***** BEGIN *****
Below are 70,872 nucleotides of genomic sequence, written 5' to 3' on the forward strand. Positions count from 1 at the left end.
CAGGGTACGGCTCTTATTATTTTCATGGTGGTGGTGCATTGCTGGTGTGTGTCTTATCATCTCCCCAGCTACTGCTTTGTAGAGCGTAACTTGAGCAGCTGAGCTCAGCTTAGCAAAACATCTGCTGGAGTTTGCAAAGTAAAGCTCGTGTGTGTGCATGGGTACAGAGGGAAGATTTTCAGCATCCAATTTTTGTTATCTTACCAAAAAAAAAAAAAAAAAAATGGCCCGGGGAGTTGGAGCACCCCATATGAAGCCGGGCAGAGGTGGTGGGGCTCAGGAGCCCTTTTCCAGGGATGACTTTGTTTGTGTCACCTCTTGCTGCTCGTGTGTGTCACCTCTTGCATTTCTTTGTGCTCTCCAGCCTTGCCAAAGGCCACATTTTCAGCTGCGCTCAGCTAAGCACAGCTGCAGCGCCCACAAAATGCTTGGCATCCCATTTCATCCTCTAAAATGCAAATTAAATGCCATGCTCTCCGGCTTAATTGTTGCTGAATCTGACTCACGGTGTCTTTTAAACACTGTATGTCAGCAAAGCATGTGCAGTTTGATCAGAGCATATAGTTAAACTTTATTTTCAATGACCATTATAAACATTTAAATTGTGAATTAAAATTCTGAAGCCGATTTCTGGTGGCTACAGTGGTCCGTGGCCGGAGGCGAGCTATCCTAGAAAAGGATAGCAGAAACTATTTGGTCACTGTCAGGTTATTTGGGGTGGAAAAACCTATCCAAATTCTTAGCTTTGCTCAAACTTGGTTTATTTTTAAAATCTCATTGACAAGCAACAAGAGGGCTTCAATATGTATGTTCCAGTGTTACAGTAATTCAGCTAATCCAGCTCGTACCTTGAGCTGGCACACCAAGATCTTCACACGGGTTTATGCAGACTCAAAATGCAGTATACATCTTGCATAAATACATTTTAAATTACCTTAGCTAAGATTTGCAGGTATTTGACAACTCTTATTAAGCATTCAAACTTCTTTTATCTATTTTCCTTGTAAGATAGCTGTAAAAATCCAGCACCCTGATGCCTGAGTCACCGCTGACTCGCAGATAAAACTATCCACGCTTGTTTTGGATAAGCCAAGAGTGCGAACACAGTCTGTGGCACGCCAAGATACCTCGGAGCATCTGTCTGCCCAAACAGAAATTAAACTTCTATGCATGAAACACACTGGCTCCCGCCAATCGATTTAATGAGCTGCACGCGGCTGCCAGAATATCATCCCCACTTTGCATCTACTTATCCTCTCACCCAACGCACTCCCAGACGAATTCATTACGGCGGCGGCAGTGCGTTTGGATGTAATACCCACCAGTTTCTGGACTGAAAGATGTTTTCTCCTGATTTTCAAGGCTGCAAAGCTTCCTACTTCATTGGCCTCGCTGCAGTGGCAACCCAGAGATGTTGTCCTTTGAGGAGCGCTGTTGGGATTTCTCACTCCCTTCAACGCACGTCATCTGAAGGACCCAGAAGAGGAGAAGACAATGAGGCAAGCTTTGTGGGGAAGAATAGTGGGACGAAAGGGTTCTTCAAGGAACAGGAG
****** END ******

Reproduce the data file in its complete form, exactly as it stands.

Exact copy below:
Below are 70,872 nucleotides of genomic sequence, written 5' to 3' on the forward strand. Positions count from 1 at the left end.
CAGGGTACGGCTCTTATTATTTTCATGGTGGTGGTGCATTGCTGGTGTGTGTCTTATCATCTCCCCAGCTACTGCTTTGTAGAGCGTAACTTGAGCAGCTGAGCTCAGCTTAGCAAAACATCTGCTGGAGTTTGCAAAGTAAAGCTCGTGTGTGTGCATGGGTACAGAGGGAAGATTTTCAGCATCCAATTTTTGTTATCTTACCAAAAAAAAAAAAAAAAAAATGGCCCGGGGAGTTGGAGCACCCCATATGAAGCCGGGCAGAGGTGGTGGGGCTCAGGAGCCCTTTTCCAGGGATGACTTTGTTTGTGTCACCTCTTGCTGCTCGTGTGTGTCACCTCTTGCATTTCTTTGTGCTCTCCAGCCTTGCCAAAGGCCACATTTTCAGCTGCGCTCAGCTAAGCACAGCTGCAGCGCCCACAAAATGCTTGGCATCCCATTTCATCCTCTAAAATGCAAATTAAATGCCATGCTCTCCGGCTTAATTGTTGCTGAATCTGACTCACGGTGTCTTTTAAACACTGTATGTCAGCAAAGCATGTGCAGTTTGATCAGAGCATATAGTTAAACTTTATTTTCAATGACCATTATAAACATTTAAATTGTGAATTAAAATTCTGAAGCCGATTTCTGGTGGCTACAGTGGTCCGTGGCCGGAGGCGAGCTATCCTAGAAAAGGATAGCAGAAACTATTTGGTCACTGTCAGGTTATTTGGGGTGGAAAAACCTATCCAAATTCTTAGCTTTGCTCAAACTTGGTTTATTTTTAAAATCTCATTGACAAGCAACAAGAGGGCTTCAATATGTATGTTCCAGTGTTACAGTAATTCAGCTAATCCAGCTCGTACCTTGAGCTGGCACACCAAGATCTTCACACGGGTTTATGCAGACTCAAAATGCAGTATACATCTTGCATAAATACATTTTAAATTACCTTAGCTAAGATTTGCAGGTATTTGACAACTCTTATTAAGCATTCAAACTTCTTTTATCTATTTTCCTTGTAAGATAGCTGTAAAAATCCAGCACCCTGATGCCTGAGTCACCGCTGACTCGCAGATAAAACTATCCACGCTTGTTTTGGATAAGCCAAGAGTGCGAACACAGTCTGTGGCACGCCAAGATACCTCGGAGCATCTGTCTGCCCAAACAGAAATTAAACTTCTATGCATGAAACACACTGGCTCCCGCCAATCGATTTAATGAGCTGCACGCGGCTGCCAGAATATCATCCCCACTTTGCATCTACTTATCCTCTCACCCAACGCACTCCCAGACGAATTCATTACGGCGGCGGCAGTGCGTTTGGATGTAATACCCACCAGTTTCTGGACTGAAAGATGTTTTCTCCTGATTTTCAAGGCTGCAAAGCTTCCTACTTCATTGGCCTCGCTGCAGTGGCAACCCAGAGATGTTGTCCTTTGAGGAGCGCTGTTGGGATTTCTCACTCCCTTCAACGCACGTCATCTGAAGGACCCAGAAGAGGAGAAGACAATGAGGCAAGCTTTGTGGGGAAGAATAGTGGGACGAAAGGGTTCTTCAAGGAACAGGAG